Drivers of electric cars ''left in the dark'' over fast-charging station pricing
The Netherlands Measurement Institute (NMi) has questioned the accuracy of fast-charging stations for electric cars. The leading international metrology institute argued that the drivers can’t be sure if they are getting the electricity they pay for due to the lack of appropriate regulations.
“There are no regulations in place to guarantee the accuracy of energy delivered by fast-charging EV stations, which means that users of electric vehicles are effectively left in the dark,’’ says Lars Cornax from NMi.
While it is easier to use a rapid DC charger, it may result in higher energy losses than charging using alternating current (AC). Customers are therefore at risk of paying significantly more money if energy losses are not taken into account. The current lack of regulations also prevents drivers from being entitled to compensation.
The majority of the countries in Europe seem to be struggling with implementing suitable regulations on this front. Cornax called for the national regulation to be implemented before potentially dealing with the issue on the European level.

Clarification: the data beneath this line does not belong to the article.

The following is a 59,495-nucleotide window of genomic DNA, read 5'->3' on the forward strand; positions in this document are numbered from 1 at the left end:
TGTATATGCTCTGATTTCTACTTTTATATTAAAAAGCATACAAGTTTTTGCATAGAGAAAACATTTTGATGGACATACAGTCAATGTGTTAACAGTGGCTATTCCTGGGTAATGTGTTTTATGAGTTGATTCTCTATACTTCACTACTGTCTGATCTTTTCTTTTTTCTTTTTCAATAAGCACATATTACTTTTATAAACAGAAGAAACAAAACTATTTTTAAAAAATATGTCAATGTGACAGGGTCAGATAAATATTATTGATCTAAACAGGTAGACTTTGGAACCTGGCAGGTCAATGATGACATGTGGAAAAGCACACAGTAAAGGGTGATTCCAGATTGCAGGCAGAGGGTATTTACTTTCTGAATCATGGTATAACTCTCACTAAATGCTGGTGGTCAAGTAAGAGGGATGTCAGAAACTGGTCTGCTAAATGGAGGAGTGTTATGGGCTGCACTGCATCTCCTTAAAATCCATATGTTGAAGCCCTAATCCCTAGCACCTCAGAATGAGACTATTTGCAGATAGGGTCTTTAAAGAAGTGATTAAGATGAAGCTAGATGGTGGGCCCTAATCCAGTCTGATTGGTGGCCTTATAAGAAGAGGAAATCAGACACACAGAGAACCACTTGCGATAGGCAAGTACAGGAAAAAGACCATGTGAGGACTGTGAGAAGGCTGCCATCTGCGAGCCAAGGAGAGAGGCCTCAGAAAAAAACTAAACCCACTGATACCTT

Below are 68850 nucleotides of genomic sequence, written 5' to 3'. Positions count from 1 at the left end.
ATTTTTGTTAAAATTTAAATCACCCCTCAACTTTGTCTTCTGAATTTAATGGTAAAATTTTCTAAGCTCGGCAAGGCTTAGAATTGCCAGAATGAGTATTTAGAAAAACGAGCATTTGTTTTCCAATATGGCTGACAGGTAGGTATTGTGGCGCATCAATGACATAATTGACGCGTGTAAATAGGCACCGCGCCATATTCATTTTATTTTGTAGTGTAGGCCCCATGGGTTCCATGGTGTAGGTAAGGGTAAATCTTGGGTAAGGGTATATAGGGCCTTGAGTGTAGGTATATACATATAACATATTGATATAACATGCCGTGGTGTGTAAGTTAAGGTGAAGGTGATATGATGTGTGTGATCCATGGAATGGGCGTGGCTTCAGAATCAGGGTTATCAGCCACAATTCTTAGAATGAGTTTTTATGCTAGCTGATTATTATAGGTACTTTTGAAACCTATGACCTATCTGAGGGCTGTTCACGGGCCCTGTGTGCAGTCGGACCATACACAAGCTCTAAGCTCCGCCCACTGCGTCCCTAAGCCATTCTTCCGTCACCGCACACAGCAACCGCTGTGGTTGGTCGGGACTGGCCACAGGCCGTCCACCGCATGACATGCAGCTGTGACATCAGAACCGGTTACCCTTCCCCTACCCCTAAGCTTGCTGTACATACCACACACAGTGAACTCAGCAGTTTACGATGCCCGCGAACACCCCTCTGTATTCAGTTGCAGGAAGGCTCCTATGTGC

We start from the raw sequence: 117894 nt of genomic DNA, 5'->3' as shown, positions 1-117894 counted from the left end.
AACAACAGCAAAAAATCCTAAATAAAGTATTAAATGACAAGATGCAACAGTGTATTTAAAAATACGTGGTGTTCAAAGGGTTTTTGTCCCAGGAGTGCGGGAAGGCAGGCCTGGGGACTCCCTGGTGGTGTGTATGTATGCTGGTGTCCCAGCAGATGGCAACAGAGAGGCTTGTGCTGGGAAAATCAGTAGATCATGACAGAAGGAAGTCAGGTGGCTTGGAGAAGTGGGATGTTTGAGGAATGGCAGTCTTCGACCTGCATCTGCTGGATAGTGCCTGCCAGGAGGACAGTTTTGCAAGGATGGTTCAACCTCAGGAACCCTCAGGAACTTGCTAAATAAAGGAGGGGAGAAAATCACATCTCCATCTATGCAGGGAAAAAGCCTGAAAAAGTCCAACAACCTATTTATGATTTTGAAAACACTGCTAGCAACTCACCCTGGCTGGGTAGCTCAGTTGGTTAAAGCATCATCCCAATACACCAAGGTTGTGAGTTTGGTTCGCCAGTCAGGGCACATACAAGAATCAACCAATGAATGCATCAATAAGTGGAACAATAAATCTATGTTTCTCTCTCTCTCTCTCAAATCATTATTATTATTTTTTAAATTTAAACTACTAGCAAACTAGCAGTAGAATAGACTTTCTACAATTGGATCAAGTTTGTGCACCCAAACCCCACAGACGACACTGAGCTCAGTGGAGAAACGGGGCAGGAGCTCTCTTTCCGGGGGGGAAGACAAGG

“European-wide legislation would be preferable, but that could take a while. In the meantime, something must be done quickly,” he argued.
Germany is the only country that currently has a legal framework designed specifically for the EV charging market. The Netherlands still follows the European MID Directive which is currently largely outdated.
“It only works up to a point,’’ said Cornax, “and this legislation currently only applies to AC meters – not to fast-charging DC meters, which we expect to grow exponentially.”